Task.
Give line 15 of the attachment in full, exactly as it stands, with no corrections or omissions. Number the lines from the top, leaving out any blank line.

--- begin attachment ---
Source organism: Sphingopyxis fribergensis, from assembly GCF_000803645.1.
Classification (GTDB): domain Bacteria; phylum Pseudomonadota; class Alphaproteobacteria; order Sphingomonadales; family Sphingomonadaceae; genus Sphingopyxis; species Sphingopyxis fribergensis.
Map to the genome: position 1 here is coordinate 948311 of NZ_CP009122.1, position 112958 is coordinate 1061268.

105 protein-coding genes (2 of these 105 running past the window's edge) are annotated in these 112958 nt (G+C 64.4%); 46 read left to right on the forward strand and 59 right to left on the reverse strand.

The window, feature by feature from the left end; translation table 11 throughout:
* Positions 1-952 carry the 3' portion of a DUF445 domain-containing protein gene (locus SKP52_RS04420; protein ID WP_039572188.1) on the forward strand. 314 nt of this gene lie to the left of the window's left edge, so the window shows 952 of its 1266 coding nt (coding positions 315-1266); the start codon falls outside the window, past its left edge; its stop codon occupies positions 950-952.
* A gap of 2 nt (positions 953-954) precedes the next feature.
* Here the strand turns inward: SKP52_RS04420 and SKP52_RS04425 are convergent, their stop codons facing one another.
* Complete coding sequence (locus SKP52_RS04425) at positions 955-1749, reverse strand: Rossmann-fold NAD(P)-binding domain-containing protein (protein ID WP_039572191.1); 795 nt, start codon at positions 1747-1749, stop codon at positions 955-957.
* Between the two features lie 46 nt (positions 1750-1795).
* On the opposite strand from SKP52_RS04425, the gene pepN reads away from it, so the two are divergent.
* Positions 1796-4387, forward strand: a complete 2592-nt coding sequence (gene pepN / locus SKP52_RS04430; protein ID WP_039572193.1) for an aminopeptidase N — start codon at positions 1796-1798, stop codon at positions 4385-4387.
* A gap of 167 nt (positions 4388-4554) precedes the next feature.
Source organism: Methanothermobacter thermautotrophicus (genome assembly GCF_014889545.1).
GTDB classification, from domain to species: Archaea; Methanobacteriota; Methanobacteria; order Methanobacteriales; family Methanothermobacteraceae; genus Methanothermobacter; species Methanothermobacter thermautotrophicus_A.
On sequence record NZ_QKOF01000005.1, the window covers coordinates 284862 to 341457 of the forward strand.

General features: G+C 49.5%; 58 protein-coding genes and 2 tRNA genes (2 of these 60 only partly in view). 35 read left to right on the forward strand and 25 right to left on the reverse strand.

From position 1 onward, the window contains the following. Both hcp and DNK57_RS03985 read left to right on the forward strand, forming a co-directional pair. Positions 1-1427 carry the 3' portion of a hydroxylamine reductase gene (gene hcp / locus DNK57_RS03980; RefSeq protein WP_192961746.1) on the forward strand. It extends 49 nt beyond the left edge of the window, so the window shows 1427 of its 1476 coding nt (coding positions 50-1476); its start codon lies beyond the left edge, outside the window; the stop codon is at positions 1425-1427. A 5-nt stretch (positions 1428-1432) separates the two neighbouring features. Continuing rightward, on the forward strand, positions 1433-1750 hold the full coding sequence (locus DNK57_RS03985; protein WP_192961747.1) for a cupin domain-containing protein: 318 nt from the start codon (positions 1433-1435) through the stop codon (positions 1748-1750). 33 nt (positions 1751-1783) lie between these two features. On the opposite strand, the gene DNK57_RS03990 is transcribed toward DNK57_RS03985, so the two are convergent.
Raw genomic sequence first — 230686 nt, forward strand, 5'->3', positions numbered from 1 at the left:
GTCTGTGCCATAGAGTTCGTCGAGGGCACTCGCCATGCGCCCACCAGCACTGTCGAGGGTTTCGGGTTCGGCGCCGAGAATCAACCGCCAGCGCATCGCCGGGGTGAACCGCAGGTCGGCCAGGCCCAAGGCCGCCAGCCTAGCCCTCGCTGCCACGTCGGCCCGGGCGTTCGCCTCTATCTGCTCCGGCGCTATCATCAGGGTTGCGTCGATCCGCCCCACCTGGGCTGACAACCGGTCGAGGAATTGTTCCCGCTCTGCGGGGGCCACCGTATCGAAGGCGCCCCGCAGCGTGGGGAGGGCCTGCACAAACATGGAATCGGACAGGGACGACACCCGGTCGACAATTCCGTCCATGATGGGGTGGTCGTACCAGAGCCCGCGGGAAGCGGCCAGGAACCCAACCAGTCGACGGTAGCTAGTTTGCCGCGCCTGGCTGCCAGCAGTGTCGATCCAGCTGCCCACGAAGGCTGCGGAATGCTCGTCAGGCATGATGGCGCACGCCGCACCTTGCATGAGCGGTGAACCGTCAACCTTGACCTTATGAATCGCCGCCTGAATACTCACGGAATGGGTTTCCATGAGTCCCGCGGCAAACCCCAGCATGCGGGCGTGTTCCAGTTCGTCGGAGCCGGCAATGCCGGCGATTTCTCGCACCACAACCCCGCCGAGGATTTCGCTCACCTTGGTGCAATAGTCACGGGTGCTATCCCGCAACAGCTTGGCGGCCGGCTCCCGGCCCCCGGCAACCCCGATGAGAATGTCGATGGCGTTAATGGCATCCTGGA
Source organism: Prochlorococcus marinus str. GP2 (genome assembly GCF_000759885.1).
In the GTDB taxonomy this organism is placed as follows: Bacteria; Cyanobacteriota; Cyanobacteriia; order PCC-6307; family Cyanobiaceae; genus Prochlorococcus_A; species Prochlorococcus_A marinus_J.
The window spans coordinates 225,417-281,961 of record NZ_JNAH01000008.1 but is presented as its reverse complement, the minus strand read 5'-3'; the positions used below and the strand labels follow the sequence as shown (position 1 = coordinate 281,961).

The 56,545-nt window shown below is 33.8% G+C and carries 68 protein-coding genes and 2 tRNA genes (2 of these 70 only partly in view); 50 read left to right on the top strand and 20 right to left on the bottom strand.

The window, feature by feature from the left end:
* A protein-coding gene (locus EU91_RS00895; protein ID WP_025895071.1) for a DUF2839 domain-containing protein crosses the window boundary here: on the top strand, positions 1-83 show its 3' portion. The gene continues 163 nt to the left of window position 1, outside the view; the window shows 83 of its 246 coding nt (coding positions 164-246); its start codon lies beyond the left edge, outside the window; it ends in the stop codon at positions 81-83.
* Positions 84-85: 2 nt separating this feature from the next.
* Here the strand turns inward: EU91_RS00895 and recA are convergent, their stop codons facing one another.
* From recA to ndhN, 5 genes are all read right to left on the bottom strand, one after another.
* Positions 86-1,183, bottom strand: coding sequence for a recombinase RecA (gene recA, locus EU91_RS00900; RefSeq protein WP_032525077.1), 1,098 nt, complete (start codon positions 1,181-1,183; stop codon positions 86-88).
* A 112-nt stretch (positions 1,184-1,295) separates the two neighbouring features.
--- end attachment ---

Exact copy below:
GTDB classification, from domain to species: Archaea; Methanobacteriota; Methanobacteria; order Methanobacteriales; family Methanothermobacteraceae; genus Methanothermobacter; species Methanothermobacter thermautotrophicus_A.